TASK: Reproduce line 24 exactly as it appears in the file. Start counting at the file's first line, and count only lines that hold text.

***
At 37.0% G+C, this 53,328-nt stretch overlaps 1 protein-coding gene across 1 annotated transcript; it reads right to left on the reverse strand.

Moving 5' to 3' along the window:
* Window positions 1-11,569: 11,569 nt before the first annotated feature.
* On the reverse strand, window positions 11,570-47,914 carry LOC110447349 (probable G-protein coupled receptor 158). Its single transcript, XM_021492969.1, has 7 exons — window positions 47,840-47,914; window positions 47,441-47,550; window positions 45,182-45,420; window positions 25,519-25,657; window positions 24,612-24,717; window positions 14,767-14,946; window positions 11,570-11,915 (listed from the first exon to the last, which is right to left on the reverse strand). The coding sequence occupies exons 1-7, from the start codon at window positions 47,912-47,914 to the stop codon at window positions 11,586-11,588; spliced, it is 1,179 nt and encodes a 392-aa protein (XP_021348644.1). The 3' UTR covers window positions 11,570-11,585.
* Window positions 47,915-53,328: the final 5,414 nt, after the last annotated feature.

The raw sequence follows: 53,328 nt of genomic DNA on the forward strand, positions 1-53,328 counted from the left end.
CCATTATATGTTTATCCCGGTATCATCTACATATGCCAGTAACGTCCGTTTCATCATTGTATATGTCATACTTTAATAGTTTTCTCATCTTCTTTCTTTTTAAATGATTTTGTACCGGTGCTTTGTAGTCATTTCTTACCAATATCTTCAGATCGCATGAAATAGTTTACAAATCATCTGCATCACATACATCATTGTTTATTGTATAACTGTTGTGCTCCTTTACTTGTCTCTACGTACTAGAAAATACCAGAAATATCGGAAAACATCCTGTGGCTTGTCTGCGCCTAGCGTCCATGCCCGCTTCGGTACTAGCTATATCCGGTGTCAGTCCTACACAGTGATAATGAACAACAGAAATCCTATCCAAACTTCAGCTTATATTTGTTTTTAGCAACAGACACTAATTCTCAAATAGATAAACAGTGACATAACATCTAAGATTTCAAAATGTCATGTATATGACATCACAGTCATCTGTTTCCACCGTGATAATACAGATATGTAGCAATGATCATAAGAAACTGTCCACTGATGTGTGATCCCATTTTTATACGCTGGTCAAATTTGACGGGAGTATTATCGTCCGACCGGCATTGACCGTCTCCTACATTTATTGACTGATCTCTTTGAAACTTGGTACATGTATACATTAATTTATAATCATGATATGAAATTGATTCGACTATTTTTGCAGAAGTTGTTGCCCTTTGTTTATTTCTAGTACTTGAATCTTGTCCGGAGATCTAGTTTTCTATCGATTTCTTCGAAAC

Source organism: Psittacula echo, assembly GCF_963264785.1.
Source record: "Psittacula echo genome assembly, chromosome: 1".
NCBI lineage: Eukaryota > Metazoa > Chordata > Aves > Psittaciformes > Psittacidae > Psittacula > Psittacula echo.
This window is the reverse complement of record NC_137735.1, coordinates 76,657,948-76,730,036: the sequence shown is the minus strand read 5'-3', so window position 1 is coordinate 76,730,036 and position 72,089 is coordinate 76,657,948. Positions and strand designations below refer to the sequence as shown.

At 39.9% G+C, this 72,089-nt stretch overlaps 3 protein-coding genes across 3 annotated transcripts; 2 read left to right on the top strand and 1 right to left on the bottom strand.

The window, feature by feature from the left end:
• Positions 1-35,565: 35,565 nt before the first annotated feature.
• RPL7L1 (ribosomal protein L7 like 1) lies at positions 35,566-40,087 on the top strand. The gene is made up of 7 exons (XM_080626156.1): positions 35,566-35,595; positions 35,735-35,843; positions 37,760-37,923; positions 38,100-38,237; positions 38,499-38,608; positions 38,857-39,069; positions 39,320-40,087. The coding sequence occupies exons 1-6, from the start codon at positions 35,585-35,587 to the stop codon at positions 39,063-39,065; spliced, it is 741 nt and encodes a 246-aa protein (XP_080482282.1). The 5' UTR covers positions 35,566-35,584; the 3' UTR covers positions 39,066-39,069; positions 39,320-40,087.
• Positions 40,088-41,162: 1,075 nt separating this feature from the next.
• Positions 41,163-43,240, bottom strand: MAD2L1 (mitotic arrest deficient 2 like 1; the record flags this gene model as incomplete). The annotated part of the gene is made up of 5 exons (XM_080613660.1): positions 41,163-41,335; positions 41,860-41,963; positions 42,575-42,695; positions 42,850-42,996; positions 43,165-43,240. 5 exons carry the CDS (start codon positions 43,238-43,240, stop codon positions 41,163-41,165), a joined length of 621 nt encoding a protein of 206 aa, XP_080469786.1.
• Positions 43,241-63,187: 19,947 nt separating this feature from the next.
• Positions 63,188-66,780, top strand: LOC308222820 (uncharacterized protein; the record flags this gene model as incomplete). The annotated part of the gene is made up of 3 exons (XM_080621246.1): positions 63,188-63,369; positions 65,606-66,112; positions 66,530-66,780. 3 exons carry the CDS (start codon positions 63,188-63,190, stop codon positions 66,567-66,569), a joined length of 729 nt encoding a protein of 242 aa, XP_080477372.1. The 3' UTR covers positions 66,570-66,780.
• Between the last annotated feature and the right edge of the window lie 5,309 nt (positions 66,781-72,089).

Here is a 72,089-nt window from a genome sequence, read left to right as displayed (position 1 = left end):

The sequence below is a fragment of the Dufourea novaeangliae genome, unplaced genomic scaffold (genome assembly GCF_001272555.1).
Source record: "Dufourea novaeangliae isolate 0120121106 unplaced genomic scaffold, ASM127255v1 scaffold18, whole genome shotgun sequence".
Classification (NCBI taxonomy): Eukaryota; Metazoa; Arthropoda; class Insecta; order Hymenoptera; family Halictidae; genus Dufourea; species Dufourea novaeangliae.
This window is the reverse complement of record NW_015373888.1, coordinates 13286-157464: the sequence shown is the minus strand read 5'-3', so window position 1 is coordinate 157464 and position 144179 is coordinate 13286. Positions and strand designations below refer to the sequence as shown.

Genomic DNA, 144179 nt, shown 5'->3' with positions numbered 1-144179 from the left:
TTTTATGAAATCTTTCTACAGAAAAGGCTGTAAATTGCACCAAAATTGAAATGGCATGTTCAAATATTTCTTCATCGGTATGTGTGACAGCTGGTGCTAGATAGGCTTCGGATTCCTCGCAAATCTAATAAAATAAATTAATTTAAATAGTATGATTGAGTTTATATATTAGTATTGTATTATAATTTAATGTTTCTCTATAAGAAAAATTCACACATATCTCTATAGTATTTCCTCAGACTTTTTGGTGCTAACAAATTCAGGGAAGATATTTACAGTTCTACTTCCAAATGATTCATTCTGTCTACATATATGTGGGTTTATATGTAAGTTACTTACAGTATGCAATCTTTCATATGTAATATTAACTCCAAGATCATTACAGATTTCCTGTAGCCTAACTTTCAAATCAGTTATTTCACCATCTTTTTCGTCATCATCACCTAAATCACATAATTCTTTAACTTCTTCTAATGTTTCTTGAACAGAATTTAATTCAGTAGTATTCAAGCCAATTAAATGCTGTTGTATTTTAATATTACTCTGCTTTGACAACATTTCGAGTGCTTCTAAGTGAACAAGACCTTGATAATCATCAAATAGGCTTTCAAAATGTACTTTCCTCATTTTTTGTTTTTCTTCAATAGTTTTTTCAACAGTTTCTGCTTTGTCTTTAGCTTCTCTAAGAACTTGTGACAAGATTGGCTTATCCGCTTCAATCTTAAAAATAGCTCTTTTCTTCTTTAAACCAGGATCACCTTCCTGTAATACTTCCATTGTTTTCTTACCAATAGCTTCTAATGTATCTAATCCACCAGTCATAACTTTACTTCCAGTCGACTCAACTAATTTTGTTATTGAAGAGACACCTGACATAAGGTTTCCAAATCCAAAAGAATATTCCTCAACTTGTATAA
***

Classification (NCBI taxonomy): Eukaryota; Metazoa; Arthropoda; class Insecta; order Hymenoptera; family Halictidae; genus Dufourea; species Dufourea novaeangliae.